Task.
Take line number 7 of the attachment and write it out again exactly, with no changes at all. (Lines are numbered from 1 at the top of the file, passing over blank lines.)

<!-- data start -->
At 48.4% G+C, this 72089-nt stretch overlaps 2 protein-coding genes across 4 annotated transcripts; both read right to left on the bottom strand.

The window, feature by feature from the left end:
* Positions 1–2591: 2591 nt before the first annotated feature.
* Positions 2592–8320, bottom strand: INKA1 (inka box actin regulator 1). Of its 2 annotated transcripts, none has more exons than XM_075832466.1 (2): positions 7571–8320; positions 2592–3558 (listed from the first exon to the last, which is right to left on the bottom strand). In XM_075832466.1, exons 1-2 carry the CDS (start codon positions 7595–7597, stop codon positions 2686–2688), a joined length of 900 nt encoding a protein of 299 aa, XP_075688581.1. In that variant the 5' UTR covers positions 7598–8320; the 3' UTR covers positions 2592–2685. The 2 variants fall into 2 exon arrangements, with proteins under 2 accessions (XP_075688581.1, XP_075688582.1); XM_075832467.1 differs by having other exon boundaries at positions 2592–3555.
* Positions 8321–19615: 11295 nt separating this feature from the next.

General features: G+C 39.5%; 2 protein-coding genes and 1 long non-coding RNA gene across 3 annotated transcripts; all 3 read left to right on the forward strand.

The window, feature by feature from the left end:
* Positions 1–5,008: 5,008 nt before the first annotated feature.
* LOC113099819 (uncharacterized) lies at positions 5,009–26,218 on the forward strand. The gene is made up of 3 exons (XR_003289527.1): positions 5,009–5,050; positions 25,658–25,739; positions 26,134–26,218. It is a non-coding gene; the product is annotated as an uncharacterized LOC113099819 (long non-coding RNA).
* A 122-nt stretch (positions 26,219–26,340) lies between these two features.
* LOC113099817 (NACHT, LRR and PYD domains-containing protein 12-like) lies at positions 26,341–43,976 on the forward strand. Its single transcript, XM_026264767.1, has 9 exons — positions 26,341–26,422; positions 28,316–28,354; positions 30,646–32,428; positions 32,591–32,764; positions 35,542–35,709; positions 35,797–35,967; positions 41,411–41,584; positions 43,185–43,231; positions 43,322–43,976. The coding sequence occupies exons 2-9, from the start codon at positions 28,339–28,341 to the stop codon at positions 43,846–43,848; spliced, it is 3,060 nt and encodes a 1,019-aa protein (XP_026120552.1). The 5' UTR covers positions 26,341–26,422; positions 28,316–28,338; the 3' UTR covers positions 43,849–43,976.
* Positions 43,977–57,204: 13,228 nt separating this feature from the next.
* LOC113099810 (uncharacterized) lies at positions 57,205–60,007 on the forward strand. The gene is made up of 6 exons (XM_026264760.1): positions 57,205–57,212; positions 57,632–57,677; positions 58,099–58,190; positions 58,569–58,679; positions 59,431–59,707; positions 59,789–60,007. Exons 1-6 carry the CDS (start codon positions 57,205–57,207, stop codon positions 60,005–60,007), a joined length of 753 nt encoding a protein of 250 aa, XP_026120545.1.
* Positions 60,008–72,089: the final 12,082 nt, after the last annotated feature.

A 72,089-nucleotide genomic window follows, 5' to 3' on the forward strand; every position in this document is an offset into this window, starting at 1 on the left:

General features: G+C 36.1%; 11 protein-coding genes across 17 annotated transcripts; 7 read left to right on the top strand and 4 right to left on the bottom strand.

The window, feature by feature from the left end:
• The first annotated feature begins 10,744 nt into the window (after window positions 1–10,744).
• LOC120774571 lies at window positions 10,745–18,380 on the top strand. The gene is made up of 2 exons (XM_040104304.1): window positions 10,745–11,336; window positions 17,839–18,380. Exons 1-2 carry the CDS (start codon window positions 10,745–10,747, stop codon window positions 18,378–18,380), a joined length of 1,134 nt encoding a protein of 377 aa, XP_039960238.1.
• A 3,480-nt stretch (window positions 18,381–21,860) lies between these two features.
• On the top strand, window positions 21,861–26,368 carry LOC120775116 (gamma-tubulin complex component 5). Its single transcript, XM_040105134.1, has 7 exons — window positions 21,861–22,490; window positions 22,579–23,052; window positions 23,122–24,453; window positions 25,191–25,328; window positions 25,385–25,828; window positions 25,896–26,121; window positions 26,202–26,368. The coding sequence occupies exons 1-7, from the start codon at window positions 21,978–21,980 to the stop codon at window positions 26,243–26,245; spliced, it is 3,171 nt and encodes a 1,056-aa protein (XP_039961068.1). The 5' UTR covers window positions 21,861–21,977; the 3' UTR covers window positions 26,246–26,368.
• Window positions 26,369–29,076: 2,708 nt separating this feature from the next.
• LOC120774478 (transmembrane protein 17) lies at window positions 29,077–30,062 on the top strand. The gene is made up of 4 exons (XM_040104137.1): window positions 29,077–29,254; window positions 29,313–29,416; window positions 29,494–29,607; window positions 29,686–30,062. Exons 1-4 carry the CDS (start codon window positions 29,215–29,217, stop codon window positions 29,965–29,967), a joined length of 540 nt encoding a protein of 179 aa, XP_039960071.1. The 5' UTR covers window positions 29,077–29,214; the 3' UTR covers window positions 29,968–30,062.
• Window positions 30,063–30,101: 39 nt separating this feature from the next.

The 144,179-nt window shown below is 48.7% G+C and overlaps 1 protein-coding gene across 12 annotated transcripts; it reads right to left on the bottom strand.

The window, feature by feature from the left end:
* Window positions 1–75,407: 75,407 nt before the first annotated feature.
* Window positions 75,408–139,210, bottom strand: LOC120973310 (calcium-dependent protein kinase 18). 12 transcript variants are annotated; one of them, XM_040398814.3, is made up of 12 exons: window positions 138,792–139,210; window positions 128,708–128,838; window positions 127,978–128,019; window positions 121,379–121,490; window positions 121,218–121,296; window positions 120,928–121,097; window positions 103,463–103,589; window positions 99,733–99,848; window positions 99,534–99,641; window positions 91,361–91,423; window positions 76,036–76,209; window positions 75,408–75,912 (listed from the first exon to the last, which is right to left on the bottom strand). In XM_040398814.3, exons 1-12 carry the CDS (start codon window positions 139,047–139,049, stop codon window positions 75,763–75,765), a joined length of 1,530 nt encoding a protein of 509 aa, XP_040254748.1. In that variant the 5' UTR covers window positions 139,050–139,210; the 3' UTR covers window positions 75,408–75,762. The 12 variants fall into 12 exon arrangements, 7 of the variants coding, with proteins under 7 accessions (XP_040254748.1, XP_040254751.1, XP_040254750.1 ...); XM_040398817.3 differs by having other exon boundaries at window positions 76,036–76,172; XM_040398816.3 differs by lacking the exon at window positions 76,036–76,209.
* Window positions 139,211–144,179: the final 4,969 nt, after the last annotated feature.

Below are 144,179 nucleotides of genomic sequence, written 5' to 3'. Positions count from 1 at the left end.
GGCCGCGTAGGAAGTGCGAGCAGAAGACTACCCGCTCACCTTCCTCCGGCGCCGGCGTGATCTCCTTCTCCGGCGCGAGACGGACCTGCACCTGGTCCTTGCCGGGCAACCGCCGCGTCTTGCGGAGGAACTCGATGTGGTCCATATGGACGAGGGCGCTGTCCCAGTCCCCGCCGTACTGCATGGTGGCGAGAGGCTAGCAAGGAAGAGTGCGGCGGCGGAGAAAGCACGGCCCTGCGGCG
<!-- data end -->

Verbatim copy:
The window, feature by feature from the left end: